Eminent Domain Issue Targeted by Rep. Campbell's Newly Introduced House Act - Natonal Mortgage Professional Magazine
Tuesday, 18 September 2012 10:00
California Rep. John Campbell (R-CA) has announced the introduction of the Defending American Taxpayers from Abusive Government Takings Act, filed in the U.S. House of Representatives, legislation to stop city and county governments from enacting profiteering schemes that seek to cash in on the plight of underwater homeowners through the arbitrary seizure of private home loans. Basing their claims on a rather untenable interpretation of eminent domain authority, local governments around the country have entered into agreements by which they seek to use federal taxpayer dollars to seize distressed home loans and fund unconventional loan modifications. The Defending American Taxpayers from Abusive Government Takings Act will preserve and uphold the rule of law, protect the taxpayer from abusive crony capitalism, defend against misguided wealth redistribution conspiracies, and facilitate the recovery of the American housing market.
“While the problem of underwater borrowers continues to slow the housing recovery, using eminent domain to take those mortgages is not a responsible answer," said David H. Stevens, president and CEO of the Mortgage Bankers Association (MBA). "Beyond the obvious legal issues of using eminent domain in such a radical way, the government seizing mortgages would set a precedent that will hurt those communities and borrowers it is most designed to help."
The Defending American Taxpayers From Abusive Government Takings Act:
What it does ...
►Protects Taxpayers’ Investment: If the seizing of mortgage loans through eminent domain becomes widespread, Fannie Mae and Freddie Mac will sustain losses of up to 30 percent in their private-label residential mortgage-backed securities (RMBS) held in their portfolios. The legislation will limit the extent to which taxpayer dollars are put at risk going forward.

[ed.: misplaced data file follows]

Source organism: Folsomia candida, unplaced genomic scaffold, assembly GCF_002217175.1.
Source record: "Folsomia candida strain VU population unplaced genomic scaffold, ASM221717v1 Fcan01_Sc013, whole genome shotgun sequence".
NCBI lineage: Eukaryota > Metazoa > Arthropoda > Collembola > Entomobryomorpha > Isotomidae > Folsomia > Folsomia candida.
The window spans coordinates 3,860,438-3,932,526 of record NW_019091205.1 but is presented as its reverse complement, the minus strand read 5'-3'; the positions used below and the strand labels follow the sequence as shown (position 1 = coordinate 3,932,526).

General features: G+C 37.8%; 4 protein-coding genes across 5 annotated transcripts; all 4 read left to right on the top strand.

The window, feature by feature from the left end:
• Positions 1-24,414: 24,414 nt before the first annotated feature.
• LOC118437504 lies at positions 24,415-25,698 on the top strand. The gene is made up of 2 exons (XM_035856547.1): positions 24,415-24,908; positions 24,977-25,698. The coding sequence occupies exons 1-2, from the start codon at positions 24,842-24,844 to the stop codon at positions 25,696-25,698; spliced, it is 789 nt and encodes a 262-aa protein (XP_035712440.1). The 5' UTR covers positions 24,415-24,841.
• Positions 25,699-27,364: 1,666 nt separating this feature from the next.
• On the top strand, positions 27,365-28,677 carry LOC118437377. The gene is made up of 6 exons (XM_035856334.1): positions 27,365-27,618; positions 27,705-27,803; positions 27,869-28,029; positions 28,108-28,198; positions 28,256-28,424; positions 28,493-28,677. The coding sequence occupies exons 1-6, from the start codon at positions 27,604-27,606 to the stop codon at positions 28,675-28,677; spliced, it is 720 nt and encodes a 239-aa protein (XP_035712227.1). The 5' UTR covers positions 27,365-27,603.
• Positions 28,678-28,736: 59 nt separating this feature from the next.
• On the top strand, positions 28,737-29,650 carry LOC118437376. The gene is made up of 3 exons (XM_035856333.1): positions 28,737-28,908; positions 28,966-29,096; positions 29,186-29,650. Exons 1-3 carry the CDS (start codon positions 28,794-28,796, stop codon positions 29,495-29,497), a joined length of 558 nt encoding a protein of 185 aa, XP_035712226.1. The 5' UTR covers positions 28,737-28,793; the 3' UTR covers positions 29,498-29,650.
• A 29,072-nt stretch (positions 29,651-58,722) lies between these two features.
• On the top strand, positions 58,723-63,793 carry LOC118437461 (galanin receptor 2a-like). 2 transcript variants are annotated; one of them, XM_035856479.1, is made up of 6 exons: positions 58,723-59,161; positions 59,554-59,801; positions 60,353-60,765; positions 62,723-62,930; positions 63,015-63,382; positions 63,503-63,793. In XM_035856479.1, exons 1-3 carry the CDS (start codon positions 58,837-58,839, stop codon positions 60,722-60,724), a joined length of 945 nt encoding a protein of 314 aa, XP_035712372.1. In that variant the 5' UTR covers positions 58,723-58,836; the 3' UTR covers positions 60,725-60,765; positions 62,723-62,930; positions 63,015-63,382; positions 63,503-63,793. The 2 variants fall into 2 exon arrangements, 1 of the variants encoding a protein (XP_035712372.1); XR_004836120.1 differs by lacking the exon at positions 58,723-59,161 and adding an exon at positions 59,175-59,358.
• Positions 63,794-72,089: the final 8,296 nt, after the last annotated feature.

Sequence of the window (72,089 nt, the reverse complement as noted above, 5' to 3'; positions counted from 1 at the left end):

►Defends America’s Retirement Savings: Current and future retirees own significant amounts of private-label RMBS through various investment funds, including those held by public and private pensions, 401(k)s, IRAs, and other savings vehicles. These Americans do not deserve their retirement savings being diminished to pay for the short-sighted objectives of local politicians, and the legislation will help to prevent these unnecessary losses going forward.
►Preserves the Rule of Law: The strength of private contracts has helped to provide nearly $14 trillion of mortgage loans to American homeowners. When local governments to use eminent domain to seize mortgages, they are breaking a private contract agreed to by homeowners and their lenders. This undermines confidence in our nation’s housing finance system, making it harder and more expensive for future homeowners to borrow money. The legislation will ensure that homeowners and lenders can rely on existing contract law.
How It Works
►Fannie Mae and Freddie Mac: Fannie Mae and Freddie Mac’s charters are amended to prohibit them from purchasing mortgage loans originating in counties where a municipality has seized a mortgage loan through the power of eminent domain within the previous 10 years.
►Federal Housing Administration (FHA): The National Housing Act is amended to prohibit the Federal Housing Administration from guaranteeing mortgages originating in counties where a municipality has seized a mortgage loan through the power of eminent domain within the previous 10 years.
►Veterans Administration (VA): The Veterans Administration is prohibited from making, insuring, or guaranteeing mortgage loans within counties where a municipality has seized a mortgage loan through the power of eminent domain within the previous 10 years.
“There is no question that we need to take steps to assist American homeowners in distress,” said Rep. Campbell. "These steps must not undermine rule of law, must not engage in corruptive and abusive practices, must protect the American taxpayer, and must not further degrade the housing market. The eminent domain programs in question are atrocious, corruptive, irresponsible and unconstitutional. We do need to fix the housing sector, but it must be done in a way that does not break the law and does not enrich undeserving, politically-connected entities in cities and counties with unsustainable budget deficits.”
Stevens said, "Congressman Campbell’s bill, on top of limiting the future cost to taxpayers associated with the losses that would be incurred by Fannie Mae, Freddie Mac, FHA and the VA, sends a clear message to municipalities considering eminent domain—if you do this, there will be consequences for your constituents, consequences that will severely impact not only potential home buyers and home owners, but the value of every home in your area."